There was a time, not so long ago, when only certain people got to be photographers. Only a small handful were movie critics. But in an era of “crowdsourcing” and “citizen journalism,” suddenly those professions are open to everyone.
Except they aren’t really professions anymore.
Local newspapers no longer have a monopoly on an “aggregated audience of their community,” as Wired.com‘s Jeff Howe put it in his chat with Ramona Pringle. Anyone can now reach an audience, whether it’s with their writing, their photography, or any other content.
Howe says this results in a “flowering of alternatives that starts to erode the editorial model for a newspaper,” while simultaneously reducing the value of content, as audiences become fragmented and advertisers can no longer reach a wide swath of the population through one or two major outlets.
Howe initially coined the term crowdsourcing in a June 2006 article to describe a company’s act of outsourcing tasks that would normally be performed by an employee to a large, possibly undefined network of people. Suddenly, where a staff photographer would be used to cover a car crash, a sporting event, or a press conference – and paid a salary – a newspaper could scour the web and social media for content.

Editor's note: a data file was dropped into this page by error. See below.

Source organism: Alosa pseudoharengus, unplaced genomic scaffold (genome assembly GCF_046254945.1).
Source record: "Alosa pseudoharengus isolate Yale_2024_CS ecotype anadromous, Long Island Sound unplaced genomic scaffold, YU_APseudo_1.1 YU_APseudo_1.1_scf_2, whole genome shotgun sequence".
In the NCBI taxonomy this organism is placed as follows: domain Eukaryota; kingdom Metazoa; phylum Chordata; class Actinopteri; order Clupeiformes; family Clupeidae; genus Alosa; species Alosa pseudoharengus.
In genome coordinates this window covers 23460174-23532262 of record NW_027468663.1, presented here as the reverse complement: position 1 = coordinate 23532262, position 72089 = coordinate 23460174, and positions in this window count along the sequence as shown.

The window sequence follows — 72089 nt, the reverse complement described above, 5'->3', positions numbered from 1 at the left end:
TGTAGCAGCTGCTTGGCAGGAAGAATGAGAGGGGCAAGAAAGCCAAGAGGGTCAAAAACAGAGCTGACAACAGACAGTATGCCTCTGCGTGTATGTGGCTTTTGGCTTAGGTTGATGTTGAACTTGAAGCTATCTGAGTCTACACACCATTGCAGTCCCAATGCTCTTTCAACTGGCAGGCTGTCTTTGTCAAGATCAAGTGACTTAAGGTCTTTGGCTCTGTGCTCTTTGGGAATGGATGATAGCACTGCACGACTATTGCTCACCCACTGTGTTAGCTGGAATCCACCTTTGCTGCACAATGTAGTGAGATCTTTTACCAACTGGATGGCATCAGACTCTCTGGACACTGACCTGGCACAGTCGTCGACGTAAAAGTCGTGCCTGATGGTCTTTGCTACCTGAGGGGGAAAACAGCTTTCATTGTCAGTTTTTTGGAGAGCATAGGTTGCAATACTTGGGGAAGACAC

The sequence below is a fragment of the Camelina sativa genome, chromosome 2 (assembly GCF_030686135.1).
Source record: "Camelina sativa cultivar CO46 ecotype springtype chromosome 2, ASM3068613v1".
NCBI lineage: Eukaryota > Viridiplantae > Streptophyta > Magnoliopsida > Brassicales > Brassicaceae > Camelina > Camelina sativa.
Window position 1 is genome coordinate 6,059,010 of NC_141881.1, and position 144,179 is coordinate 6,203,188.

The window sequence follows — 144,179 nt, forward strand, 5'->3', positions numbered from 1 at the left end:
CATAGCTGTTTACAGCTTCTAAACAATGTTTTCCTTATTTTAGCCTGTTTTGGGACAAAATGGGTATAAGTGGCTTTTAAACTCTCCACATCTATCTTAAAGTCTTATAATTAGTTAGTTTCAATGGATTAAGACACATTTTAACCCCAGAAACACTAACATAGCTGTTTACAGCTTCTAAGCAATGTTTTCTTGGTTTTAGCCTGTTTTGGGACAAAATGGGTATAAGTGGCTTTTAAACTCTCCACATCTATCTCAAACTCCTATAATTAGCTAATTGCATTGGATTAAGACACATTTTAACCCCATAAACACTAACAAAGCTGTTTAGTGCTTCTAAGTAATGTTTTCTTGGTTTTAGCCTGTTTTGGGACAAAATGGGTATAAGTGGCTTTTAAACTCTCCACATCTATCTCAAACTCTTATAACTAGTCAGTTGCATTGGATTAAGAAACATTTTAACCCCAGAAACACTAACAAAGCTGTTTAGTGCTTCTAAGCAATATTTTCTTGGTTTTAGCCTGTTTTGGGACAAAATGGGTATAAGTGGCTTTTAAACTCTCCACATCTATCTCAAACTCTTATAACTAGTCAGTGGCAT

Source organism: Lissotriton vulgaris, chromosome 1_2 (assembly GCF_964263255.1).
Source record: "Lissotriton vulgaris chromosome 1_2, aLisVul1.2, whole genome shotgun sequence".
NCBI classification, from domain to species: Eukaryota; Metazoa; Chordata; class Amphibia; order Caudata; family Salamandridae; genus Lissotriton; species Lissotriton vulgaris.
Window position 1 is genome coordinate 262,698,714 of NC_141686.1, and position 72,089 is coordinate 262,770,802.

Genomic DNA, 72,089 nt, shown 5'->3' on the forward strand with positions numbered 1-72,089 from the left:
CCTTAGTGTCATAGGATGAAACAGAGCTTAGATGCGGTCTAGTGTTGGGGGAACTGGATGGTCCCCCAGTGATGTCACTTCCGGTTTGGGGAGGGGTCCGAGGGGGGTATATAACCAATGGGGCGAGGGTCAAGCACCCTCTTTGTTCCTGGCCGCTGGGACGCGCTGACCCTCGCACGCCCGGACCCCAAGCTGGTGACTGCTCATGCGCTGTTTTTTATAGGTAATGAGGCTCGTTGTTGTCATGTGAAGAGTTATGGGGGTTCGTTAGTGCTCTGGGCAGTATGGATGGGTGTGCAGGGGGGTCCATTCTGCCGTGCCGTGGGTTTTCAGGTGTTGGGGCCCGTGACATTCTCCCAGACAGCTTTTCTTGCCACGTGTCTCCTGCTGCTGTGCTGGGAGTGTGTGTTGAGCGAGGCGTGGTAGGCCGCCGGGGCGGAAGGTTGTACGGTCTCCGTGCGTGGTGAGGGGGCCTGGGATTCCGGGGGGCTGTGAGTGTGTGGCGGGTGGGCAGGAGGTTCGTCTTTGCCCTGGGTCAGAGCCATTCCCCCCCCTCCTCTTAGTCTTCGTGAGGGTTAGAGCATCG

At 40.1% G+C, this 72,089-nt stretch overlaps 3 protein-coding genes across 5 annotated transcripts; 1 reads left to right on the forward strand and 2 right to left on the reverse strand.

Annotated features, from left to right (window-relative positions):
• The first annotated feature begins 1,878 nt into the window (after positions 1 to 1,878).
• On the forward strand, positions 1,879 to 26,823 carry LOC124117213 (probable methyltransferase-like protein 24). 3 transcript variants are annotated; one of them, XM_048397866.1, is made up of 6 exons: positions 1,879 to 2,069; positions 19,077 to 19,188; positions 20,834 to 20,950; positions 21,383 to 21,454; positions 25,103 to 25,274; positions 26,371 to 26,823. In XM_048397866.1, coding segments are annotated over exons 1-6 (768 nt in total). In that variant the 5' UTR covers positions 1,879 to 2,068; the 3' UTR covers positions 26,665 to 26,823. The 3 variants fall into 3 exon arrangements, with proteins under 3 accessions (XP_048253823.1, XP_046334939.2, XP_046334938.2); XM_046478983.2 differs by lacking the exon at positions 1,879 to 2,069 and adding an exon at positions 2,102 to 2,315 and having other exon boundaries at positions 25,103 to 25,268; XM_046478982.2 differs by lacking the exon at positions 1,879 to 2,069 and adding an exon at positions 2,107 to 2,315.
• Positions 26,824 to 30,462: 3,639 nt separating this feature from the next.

Often of a lesser quality, almost always at decreased cost. As a result, the professional photographer or the professional reporter become far less valuable. Social media allows for the crowdsourcing of quotes and photographs, but by democratizing the practice of journalism, it has severely damaged its financial viability.
Because they’ve lost their monopoly on local advertising space to the thousands of new voices and outlets on the Internet, the newspaper model has been irreparably broken.
“That’s a huge problem, and what will replace that?” asks Howe. “No one knows, including me.”